### Comparing CJARS incarceration to the NPS and NCRP

CJARS incarceration records can be compared to similar data from the NPS and the NCRP. All three data sources contain information that can be used to estimate annual prison entry counts, exit counts, and populations as well as incarceration rates. For succinctness, we present comparisons here only for annual entry counts.

Figure 3 provides a comparison of annual entry counts as reported in the NPS and the NCRP, and from calculations using CJARS. A separate graph is given for each state for which CJARS has historical data holdings. In each graph, the purple line represents CJARS, blue the NPS, and green the NCRP. CJARS closely aligns with either the NPS, NCRP, or both in nearly every graph. For example, annual entry counts align well in Pennsylvania between all three data sources. Conversely, CJARS aligns better with either the NPS or NCRP but not both in, for example, Washington and North Carolina. A similar set of exercises that compare annual exit counts, year-end populations, and incarceration rates showing substantively similar findings can be found in the CJARS benchmarking report.

Additionally, we calculated the average absolute annual percent difference in the CJARS, NPS, and NCRP prison entry counts on a state-by-state basis. Across all years and states, CJARS entry counts differ from NPS and NCRP entry counts by an average absolute difference of 15.8% and 11.9%, respectively. In comparison, NPS and NCRP entry counts differ from each other by an average absolute difference of 16.1%–a larger discrepancy than CJARS has with either series.

### Comparing CJARS probation and parole to the annual probation and parole surveys

The probation information in CJARS provides information that can be compared to similar data from the Annual Probation Survey. Both CJARS and the Annual Probation Survey can be used to estimate yearly entry and exit counts, as well as yearly probationer populations and rates. Comparisons here focus on entry counts for succinctness.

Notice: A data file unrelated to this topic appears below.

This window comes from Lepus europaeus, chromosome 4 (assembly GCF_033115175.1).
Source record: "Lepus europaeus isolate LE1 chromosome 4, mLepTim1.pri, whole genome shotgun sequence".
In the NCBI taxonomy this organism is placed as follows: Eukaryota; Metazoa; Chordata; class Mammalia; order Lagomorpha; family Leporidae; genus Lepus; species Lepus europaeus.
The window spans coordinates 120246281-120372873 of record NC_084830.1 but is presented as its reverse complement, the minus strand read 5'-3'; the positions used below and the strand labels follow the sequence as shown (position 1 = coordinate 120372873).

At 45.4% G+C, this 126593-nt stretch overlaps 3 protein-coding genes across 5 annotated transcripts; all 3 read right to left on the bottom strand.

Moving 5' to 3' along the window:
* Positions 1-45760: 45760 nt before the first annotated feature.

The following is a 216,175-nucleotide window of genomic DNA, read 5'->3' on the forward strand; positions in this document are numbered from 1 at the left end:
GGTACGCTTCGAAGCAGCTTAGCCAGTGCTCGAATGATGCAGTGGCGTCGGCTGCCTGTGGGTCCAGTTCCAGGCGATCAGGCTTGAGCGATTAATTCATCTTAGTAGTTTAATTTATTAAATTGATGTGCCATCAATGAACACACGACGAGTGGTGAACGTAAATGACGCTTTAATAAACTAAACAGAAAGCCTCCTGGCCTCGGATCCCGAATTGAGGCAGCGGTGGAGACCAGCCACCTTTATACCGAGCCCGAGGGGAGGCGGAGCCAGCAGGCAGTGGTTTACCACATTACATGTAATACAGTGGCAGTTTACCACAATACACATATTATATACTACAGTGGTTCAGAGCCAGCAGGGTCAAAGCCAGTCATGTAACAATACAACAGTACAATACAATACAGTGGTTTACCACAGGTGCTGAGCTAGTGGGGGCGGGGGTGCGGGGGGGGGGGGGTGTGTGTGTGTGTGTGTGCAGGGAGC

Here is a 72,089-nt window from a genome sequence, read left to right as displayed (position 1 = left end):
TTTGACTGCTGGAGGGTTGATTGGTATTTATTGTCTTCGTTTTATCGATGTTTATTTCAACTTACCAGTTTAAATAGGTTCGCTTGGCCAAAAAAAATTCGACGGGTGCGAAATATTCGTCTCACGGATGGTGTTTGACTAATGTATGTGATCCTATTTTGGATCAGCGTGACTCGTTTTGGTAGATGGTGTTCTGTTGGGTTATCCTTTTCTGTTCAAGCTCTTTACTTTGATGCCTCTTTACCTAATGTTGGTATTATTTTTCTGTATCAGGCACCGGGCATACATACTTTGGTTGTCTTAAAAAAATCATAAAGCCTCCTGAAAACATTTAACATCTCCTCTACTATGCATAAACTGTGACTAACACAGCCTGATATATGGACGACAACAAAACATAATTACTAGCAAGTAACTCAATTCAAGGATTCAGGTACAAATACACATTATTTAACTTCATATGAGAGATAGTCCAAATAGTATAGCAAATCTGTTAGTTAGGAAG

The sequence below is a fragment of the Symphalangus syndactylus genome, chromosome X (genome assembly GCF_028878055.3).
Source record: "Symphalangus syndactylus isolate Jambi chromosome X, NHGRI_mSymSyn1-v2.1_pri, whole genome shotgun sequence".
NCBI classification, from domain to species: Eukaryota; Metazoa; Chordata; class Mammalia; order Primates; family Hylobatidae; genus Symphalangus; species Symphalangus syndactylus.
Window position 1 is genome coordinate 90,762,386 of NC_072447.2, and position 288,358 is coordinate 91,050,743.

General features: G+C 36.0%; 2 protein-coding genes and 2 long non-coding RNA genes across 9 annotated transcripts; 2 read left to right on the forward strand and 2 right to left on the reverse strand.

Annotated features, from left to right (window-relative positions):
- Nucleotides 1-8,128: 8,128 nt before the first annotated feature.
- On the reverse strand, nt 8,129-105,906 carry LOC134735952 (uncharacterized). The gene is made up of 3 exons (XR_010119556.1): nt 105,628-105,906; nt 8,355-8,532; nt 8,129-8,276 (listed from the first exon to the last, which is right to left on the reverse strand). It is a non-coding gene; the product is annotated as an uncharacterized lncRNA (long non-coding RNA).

Figure 4 shows a comparison between probation entry counts observed in CJARS as compared to the Annual Probation Survey for each state where CJARS has historical data holdings. The graphs show substantial alignment in North Carolina. There also appears to be good alignment in Michigan, but there is considerable instability from year-to-year entry counts in the Annual Probation Survey, leading to large increases and decreases. In comparison, the CJARS data from Michigan provide much more stable counts from year-to-year. The graph for Texas in Fig. 4 shows similarities when coverage in the CJARS data begins (in the early 2000s). However, a gap forms over time in which more entries are observed in the CJARS data. A similar set of exercises that compare annual exit counts, year-end populations, and probationer rates showing substantively similar findings can be found in the CJARS benchmarking report.

Additionally, we calculated the average yearly percent difference on a state-by-state basis between CJARS and the Annual Probation Survey in terms of probation entry counts. Then, we calculated the average absolute yearly difference across all CJARS-covered states and years to quantify the average difference in entry counts between CJARS and the Annual Probation Survey. Comparing CJARS to the Annual Probation Survey shows an average absolute difference of 14.4%.

The parole information in CJARS provides information that can be compared against the same types of information gathered as part of the Annual Parole Survey. Both sources of parole data can be used to estimate yearly entry and exit counts, as well as yearly parolee populations and rates. Comparisons here focus on entry counts for succinctness.

Figure 5 shows a comparison between parole entry counts observed in CJARS as compared to the Annual Parole Survey for each state where CJARS has historical data holdings. As can be seen in this figure, entry counts in CJARS and the Annual Parole Survey line up exceptionally well in almost all states. The one state where there is a slight difference is Nebraska, where the counts of events in CJARS are slightly lower than those reported in the Annual Parole Survey. However, the difference is consistent across years, and so the trends of changes in entry counts over time align between CJARS and the Annual Parole Survey. A similar set of exercises that compare annual exit counts, year-end populations, and parolee rates showing substantively similar findings can be found in the CJARS benchmarking report.

Finally, we calculated the average absolute yearly percent difference on a state-by-state basis between CJARS and the Annual Parole Survey in terms of parole entry counts. Then, we calculated the mean difference across all CJARS-covered states and years to quantify the average difference in entry counts between CJARS and the Annual Parole Survey. Comparing CJARS to the Annual Parole Survey shows an average absolute difference of 15.7%.